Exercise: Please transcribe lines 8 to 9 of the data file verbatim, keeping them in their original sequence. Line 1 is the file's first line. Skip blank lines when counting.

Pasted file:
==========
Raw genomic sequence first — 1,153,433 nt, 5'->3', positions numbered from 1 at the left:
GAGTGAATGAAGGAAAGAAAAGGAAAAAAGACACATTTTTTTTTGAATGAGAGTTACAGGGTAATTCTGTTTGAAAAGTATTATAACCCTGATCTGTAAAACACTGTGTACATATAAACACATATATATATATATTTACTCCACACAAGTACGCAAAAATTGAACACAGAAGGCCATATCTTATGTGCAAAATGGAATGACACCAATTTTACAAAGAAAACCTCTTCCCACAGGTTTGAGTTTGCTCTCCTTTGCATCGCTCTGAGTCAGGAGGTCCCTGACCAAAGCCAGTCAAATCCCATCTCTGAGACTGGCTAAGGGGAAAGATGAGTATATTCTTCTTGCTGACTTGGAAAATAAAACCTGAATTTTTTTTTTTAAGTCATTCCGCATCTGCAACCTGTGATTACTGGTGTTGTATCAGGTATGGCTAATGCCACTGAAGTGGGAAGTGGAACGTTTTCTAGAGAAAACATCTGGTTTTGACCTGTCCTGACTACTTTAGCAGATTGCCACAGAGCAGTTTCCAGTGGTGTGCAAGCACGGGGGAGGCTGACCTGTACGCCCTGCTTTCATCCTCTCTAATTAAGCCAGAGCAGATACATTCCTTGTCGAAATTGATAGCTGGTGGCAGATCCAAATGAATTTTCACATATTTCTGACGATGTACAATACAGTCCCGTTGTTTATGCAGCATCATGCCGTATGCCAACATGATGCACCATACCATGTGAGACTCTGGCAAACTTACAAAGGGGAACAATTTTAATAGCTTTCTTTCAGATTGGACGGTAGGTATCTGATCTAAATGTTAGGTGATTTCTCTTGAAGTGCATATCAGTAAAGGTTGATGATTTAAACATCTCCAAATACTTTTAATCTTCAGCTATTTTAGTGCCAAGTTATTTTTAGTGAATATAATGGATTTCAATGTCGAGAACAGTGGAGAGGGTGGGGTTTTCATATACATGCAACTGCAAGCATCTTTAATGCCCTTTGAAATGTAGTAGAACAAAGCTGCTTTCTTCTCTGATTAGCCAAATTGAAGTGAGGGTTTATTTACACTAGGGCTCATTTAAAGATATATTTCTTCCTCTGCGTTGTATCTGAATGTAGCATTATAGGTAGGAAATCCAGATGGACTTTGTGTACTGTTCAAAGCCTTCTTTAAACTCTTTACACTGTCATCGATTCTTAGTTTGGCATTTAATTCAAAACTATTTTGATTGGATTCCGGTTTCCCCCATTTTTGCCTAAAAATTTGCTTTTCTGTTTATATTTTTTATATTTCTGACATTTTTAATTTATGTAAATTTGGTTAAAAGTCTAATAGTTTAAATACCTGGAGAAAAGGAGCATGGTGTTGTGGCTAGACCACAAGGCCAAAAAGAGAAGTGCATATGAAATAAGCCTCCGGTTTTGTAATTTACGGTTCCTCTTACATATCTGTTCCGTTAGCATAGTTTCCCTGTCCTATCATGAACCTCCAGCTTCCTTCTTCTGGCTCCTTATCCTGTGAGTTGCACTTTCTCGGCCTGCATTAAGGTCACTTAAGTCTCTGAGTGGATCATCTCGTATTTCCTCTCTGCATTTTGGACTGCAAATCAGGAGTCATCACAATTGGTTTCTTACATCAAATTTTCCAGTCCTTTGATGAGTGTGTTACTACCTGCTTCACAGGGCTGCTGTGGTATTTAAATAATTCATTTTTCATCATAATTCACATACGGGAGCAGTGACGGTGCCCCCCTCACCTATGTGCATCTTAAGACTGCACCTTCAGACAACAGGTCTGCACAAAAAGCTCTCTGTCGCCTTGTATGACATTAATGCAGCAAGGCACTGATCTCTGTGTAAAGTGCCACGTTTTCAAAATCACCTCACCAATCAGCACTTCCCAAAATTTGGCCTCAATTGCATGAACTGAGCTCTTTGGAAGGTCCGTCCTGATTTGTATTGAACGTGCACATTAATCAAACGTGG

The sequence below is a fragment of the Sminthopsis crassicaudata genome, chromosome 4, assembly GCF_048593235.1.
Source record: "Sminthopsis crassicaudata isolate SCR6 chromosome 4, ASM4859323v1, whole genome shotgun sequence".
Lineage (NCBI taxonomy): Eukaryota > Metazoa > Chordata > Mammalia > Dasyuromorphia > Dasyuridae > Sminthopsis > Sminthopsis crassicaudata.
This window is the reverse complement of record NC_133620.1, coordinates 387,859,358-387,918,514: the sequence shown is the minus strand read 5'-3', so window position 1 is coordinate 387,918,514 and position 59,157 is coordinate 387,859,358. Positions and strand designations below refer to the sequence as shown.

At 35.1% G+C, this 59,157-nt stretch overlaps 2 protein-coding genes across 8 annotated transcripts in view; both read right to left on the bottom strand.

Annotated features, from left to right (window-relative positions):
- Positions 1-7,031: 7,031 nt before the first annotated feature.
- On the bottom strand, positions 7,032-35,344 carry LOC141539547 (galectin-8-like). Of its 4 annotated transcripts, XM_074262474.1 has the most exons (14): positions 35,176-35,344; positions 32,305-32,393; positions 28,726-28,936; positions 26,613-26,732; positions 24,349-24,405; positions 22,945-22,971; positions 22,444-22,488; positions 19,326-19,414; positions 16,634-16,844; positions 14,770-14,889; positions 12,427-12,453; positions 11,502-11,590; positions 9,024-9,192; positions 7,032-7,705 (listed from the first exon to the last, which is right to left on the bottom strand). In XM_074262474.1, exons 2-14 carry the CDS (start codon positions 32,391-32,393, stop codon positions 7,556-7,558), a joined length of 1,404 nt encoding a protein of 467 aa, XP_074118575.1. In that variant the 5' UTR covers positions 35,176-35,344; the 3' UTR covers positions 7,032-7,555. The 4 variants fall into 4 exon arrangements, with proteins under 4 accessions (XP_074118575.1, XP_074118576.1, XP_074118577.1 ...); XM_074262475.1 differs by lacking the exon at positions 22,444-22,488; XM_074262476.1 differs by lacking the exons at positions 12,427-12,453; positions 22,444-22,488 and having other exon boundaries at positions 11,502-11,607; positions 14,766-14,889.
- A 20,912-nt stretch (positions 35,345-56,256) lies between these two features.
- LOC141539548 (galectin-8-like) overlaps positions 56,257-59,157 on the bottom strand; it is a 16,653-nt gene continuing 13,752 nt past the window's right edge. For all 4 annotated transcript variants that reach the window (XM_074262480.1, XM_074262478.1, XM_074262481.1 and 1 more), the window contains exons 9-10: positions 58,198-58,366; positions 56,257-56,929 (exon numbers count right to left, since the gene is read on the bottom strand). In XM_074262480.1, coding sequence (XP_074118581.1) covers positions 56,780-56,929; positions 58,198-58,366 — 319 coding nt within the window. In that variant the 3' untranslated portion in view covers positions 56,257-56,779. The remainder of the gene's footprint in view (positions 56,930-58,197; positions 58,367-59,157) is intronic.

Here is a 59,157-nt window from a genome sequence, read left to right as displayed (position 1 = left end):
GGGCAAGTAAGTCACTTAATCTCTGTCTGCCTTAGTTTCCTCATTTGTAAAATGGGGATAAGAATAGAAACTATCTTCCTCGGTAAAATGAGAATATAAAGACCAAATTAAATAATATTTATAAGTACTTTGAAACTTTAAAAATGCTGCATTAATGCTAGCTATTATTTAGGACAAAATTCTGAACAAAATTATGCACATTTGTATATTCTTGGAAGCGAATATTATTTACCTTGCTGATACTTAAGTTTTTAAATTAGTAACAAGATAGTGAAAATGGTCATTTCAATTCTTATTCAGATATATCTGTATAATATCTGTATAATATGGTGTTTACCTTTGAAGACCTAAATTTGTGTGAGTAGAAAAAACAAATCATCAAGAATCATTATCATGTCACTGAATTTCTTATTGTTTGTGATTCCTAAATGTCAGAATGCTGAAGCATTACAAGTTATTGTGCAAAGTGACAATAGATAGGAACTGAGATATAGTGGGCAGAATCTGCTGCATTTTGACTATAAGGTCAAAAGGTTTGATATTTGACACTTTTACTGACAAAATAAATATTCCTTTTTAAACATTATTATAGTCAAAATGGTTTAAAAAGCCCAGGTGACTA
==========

Annotated features, from left to right (window-relative positions):
- Positions 1-7,031: 7,031 nt before the first annotated feature.